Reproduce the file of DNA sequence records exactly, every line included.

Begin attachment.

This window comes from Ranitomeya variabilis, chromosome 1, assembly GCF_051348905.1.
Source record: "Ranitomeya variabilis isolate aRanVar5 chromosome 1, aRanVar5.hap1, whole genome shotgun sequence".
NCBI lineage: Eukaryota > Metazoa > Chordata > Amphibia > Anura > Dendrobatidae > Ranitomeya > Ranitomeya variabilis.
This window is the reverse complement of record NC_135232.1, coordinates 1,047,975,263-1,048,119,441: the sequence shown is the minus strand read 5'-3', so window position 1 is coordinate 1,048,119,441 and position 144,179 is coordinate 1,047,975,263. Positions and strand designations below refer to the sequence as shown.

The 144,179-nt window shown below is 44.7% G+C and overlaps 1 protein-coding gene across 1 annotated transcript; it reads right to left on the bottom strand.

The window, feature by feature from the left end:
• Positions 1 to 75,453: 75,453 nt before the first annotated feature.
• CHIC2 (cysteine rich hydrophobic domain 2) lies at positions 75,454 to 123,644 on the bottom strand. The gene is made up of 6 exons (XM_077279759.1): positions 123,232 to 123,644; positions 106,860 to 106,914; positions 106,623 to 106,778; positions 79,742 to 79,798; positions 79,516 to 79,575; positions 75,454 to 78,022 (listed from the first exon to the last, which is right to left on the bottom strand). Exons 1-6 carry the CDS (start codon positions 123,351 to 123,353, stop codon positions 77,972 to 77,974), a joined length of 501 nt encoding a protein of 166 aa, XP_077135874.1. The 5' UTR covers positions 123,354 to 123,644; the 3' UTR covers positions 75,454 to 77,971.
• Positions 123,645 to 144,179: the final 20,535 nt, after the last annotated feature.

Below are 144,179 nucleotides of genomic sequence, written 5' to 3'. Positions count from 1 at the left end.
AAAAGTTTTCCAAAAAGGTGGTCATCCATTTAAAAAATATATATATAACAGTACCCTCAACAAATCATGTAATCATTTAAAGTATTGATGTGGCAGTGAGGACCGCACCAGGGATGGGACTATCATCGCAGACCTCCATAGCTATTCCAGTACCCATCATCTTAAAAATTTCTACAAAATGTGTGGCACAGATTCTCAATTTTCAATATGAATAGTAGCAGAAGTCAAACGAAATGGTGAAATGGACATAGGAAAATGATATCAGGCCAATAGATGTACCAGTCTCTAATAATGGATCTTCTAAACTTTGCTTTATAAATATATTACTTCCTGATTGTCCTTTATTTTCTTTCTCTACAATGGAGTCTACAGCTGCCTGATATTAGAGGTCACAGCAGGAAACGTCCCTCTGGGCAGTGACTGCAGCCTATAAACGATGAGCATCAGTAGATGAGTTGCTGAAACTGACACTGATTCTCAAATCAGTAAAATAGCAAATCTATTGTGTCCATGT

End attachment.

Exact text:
This window comes from Ranitomeya variabilis, chromosome 1, assembly GCF_051348905.1.
Source record: "Ranitomeya variabilis isolate aRanVar5 chromosome 1, aRanVar5.hap1, whole genome shotgun sequence".
NCBI lineage: Eukaryota > Metazoa > Chordata > Amphibia > Anura > Dendrobatidae > Ranitomeya > Ranitomeya variabilis.
This window is the reverse complement of record NC_135232.1, coordinates 1,047,975,263-1,048,119,441: the sequence shown is the minus strand read 5'-3', so window position 1 is coordinate 1,048,119,441 and position 144,179 is coordinate 1,047,975,263. Positions and strand designations below refer to the sequence as shown.

The 144,179-nt window shown below is 44.7% G+C and overlaps 1 protein-coding gene across 1 annotated transcript; it reads right to left on the bottom strand.

The window, feature by feature from the left end:
• Positions 1 to 75,453: 75,453 nt before the first annotated feature.
• CHIC2 (cysteine rich hydrophobic domain 2) lies at positions 75,454 to 123,644 on the bottom strand. The gene is made up of 6 exons (XM_077279759.1): positions 123,232 to 123,644; positions 106,860 to 106,914; positions 106,623 to 106,778; positions 79,742 to 79,798; positions 79,516 to 79,575; positions 75,454 to 78,022 (listed from the first exon to the last, which is right to left on the bottom strand). Exons 1-6 carry the CDS (start codon positions 123,351 to 123,353, stop codon positions 77,972 to 77,974), a joined length of 501 nt encoding a protein of 166 aa, XP_077135874.1. The 5' UTR covers positions 123,354 to 123,644; the 3' UTR covers positions 75,454 to 77,971.
• Positions 123,645 to 144,179: the final 20,535 nt, after the last annotated feature.

Below are 144,179 nucleotides of genomic sequence, written 5' to 3'. Positions count from 1 at the left end.
AAAAGTTTTCCAAAAAGGTGGTCATCCATTTAAAAAATATATATATAACAGTACCCTCAACAAATCATGTAATCATTTAAAGTATTGATGTGGCAGTGAGGACCGCACCAGGGATGGGACTATCATCGCAGACCTCCATAGCTATTCCAGTACCCATCATCTTAAAAATTTCTACAAAATGTGTGGCACAGATTCTCAATTTTCAATATGAATAGTAGCAGAAGTCAAACGAAATGGTGAAATGGACATAGGAAAATGATATCAGGCCAATAGATGTACCAGTCTCTAATAATGGATCTTCTAAACTTTGCTTTATAAATATATTACTTCCTGATTGTCCTTTATTTTCTTTCTCTACAATGGAGTCTACAGCTGCCTGATATTAGAGGTCACAGCAGGAAACGTCCCTCTGGGCAGTGACTGCAGCCTATAAACGATGAGCATCAGTAGATGAGTTGCTGAAACTGACACTGATTCTCAAATCAGTAAAATAGCAAATCTATTGTGTCCATGT